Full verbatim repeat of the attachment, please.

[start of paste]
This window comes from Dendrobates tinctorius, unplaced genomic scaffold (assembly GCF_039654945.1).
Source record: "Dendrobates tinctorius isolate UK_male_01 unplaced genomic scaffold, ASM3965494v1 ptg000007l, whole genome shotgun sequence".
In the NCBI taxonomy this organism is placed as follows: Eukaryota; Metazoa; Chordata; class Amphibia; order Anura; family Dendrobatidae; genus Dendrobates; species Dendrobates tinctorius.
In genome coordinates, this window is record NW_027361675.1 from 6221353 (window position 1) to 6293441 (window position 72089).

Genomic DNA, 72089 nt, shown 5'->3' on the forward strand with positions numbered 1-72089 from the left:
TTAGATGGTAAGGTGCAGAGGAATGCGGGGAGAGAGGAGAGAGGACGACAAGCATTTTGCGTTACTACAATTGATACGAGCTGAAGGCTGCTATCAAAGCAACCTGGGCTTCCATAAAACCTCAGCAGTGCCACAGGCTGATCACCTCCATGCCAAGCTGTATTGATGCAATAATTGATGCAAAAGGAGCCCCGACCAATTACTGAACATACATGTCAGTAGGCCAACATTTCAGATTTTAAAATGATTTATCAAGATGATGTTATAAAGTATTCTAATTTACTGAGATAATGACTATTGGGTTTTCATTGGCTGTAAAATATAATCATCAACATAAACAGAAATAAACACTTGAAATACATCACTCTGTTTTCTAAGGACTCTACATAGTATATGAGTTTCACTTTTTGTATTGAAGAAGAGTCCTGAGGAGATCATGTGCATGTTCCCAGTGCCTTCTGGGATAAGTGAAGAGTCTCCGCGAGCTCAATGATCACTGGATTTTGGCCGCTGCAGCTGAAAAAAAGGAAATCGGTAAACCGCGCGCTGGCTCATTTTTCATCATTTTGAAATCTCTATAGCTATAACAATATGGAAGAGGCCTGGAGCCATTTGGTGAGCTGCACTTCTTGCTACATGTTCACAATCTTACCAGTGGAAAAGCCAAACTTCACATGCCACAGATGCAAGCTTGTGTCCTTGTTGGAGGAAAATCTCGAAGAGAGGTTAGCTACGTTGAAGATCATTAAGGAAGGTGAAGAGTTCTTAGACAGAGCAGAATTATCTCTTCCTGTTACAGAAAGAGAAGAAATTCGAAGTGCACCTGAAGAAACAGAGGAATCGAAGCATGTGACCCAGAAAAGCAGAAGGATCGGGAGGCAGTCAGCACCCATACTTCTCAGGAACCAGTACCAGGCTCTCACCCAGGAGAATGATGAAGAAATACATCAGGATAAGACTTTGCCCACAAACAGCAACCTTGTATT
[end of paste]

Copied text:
This window comes from Dendrobates tinctorius, unplaced genomic scaffold (assembly GCF_039654945.1).
Source record: "Dendrobates tinctorius isolate UK_male_01 unplaced genomic scaffold, ASM3965494v1 ptg000007l, whole genome shotgun sequence".
In the NCBI taxonomy this organism is placed as follows: Eukaryota; Metazoa; Chordata; class Amphibia; order Anura; family Dendrobatidae; genus Dendrobates; species Dendrobates tinctorius.
In genome coordinates, this window is record NW_027361675.1 from 6221353 (window position 1) to 6293441 (window position 72089).

Genomic DNA, 72089 nt, shown 5'->3' on the forward strand with positions numbered 1-72089 from the left:
TTAGATGGTAAGGTGCAGAGGAATGCGGGGAGAGAGGAGAGAGGACGACAAGCATTTTGCGTTACTACAATTGATACGAGCTGAAGGCTGCTATCAAAGCAACCTGGGCTTCCATAAAACCTCAGCAGTGCCACAGGCTGATCACCTCCATGCCAAGCTGTATTGATGCAATAATTGATGCAAAAGGAGCCCCGACCAATTACTGAACATACATGTCAGTAGGCCAACATTTCAGATTTTAAAATGATTTATCAAGATGATGTTATAAAGTATTCTAATTTACTGAGATAATGACTATTGGGTTTTCATTGGCTGTAAAATATAATCATCAACATAAACAGAAATAAACACTTGAAATACATCACTCTGTTTTCTAAGGACTCTACATAGTATATGAGTTTCACTTTTTGTATTGAAGAAGAGTCCTGAGGAGATCATGTGCATGTTCCCAGTGCCTTCTGGGATAAGTGAAGAGTCTCCGCGAGCTCAATGATCACTGGATTTTGGCCGCTGCAGCTGAAAAAAAGGAAATCGGTAAACCGCGCGCTGGCTCATTTTTCATCATTTTGAAATCTCTATAGCTATAACAATATGGAAGAGGCCTGGAGCCATTTGGTGAGCTGCACTTCTTGCTACATGTTCACAATCTTACCAGTGGAAAAGCCAAACTTCACATGCCACAGATGCAAGCTTGTGTCCTTGTTGGAGGAAAATCTCGAAGAGAGGTTAGCTACGTTGAAGATCATTAAGGAAGGTGAAGAGTTCTTAGACAGAGCAGAATTATCTCTTCCTGTTACAGAAAGAGAAGAAATTCGAAGTGCACCTGAAGAAACAGAGGAATCGAAGCATGTGACCCAGAAAAGCAGAAGGATCGGGAGGCAGTCAGCACCCATACTTCTCAGGAACCAGTACCAGGCTCTCACCCAGGAGAATGATGAAGAAATACATCAGGATAAGACTTTGCCCACAAACAGCAACCTTGTATT